“The vision behind the sermon” by Paul gauguin (1888, the national gallery of Scotland)


Eugene Henri Paul Gauguin (1848-1903) had a profound influence on the development of 20th century art in the late 19th century. Originally a stockbroker, he left his job in his early thirties to abandon his wife and five children in pursuit of his artistic dream.
As an artist, gao is struggling against public opinion. In master impressionist painting light and the method of moment, he looked at Brittany rural religious groups, later also studies the landscape and the Caribbean community, but also explores the latest scientific color theory.
After two months in the south of France, van gogh’s new synthetic oil painting, which combines symbolism and color theory, grew more strongly.
He marked his style with his own style, but it is also known as Cloisonnism, which describes bold, flat color areas separated by black lines. In addition, his style is often defined as Primitivist, which reflects his admiration for the art of early culture from Africa, Asia, French Polynesia and Europe.
He later inspired Les Nabis, a Hebrew and Arabic “prophet”, a group of young artists following his approach.
This painting was executed when he was living in the Pont-Aven in Brittany. It depicts a pious Breton woman’s imaginative biblical story in response to the sermon they have just heard. In order to show that this is not a realistic narrative, but a mysterious visual, gauguin to both sides of the story as a children’s book or stained glass window, and put the image on the flat red background.
This is his first synthetic or manicure painting, with bold, unnatural colors that look like pinched enamel or stained glass. The theme shows that he is determined not only to paint what he sees, but to draw what he imagines.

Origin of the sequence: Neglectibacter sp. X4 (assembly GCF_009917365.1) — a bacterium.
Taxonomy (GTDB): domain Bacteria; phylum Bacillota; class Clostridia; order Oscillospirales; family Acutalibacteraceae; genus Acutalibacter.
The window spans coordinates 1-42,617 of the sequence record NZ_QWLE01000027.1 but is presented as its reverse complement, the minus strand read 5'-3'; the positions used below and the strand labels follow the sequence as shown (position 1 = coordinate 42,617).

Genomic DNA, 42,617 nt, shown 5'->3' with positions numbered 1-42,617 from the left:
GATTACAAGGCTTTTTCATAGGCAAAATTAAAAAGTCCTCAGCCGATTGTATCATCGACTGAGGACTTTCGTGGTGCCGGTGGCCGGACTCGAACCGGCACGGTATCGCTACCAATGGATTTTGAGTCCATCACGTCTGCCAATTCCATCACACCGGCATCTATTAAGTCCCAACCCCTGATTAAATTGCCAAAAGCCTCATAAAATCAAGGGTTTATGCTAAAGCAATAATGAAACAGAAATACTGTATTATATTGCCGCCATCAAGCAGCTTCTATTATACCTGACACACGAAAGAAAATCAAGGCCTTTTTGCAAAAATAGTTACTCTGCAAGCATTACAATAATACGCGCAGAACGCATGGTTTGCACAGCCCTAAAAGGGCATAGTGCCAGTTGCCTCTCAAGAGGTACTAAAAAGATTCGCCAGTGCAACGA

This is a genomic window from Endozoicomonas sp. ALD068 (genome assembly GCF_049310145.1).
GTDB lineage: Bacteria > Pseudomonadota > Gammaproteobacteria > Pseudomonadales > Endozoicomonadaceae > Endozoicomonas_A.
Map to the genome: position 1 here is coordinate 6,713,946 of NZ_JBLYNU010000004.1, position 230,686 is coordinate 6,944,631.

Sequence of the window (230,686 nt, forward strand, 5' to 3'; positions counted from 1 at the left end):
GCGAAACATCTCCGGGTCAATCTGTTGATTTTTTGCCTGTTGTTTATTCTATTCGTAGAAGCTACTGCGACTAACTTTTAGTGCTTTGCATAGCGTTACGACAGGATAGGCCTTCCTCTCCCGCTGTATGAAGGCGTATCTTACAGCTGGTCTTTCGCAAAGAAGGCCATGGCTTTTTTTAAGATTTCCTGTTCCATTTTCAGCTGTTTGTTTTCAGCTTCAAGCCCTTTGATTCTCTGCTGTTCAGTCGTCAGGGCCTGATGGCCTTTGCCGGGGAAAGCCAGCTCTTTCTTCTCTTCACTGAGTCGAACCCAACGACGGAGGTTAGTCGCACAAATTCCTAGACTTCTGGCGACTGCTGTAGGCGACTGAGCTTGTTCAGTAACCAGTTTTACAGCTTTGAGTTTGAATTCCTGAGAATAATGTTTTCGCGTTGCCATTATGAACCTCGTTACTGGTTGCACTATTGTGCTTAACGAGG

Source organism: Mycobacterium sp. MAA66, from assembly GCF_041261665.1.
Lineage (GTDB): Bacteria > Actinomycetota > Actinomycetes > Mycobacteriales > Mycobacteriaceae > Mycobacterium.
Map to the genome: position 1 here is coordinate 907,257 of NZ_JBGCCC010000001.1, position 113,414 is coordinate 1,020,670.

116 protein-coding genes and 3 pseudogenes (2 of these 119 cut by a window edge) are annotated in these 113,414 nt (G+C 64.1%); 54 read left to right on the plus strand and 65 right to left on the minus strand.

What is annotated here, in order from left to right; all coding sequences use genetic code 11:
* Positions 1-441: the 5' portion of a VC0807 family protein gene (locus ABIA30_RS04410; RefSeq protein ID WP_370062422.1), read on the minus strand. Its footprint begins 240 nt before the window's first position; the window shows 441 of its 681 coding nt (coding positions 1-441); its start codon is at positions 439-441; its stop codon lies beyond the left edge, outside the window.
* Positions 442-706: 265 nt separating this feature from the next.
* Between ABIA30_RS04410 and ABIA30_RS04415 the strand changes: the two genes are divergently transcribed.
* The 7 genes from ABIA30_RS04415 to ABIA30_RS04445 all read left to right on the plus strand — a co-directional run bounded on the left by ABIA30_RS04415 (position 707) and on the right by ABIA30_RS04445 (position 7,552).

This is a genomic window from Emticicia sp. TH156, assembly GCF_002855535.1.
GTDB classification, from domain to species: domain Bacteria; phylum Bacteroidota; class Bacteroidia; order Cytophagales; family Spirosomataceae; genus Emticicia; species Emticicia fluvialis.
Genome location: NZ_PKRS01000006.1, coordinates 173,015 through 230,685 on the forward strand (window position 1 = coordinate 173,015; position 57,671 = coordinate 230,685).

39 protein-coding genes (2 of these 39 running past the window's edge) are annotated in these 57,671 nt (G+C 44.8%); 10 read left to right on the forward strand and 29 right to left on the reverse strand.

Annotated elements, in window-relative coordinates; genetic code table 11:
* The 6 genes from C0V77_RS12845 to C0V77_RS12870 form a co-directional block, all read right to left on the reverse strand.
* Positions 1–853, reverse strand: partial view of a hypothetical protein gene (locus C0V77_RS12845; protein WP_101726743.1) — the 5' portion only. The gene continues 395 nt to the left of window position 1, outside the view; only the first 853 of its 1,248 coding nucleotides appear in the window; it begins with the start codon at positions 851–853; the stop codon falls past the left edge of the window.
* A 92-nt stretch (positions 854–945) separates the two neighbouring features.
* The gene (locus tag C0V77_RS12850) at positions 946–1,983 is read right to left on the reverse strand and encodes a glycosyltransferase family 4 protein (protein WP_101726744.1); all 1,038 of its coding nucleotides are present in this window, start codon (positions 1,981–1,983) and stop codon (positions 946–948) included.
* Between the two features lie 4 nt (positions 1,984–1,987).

After to other artists on display, including Jacob Meyer DE Haan (1852-95), Charles Laval (1862-94), Louis Anquetin (1861-1932), Paul Serusier (1864-1927), Emile Bernard (1868) – 1941) and armand S6guin (1869-1869), gauguin to be a leader in the so-called peng elvin school.
Through his cooperation with Picasso, Georges Braque (1882-1963) stood at the forefront of the development of cubism. He was one of the first artists to apply decorators to painting, and introduced the idea of using unexpected materials in art.
Despite being born in Argenteuil on the outskirts of Paris, Braque grew up in le havre. He trained as his father’s house painter and decorator, as well as an evening course in painting and painting.

In 1902, he moved to Paris to study at various art schools. After visiting salon d ‘automne in 1905, he contributed his Fauvist paintings to his salon des independennes the following year.
In 1907, he was fascinated by Cezanne’s retrospective and Picasso’s new painting, “redi stiles avignon,” who saw the painting in his studio. Abandoning the beast’s prosperity, he and Picasso began making new forms of painting, presenting multiple perspectives on a single canvas.
In 1908, the art critic Louis Vauxcelles mockingly described how the paintings of the house in Estaque were made up of “fantastic cubes”, thus creating cubism.
Braque and Picasso believed that their approach was a more descriptive way of expressing the three-dimensional world on a two-dimensional surface, rather than the existing linear perspective tradition.
However, the resulting images are not always easy to understand, so in order to help explain, braque began to print letters and Numbers on his work. This stage is called analytical cubism.
Since 1912, the two artists began to try to use paper colie, this is a kind of Braque collage technique, by all sorts of all sorts of other objects and materials together fragments to his canvas. He also mixes paint with sand to create texture and USES the wrong visual effects of marble and wood grain he learned while training as a decorator.
This stage is called synthetic cubism. Although Picasso turned from cubism in 1914, braque continued to experiment throughout his career. In soft colors, this painting is part of his analysis of the cubism. The similarity of color, layer and broken plane makes it difficult to decipher.


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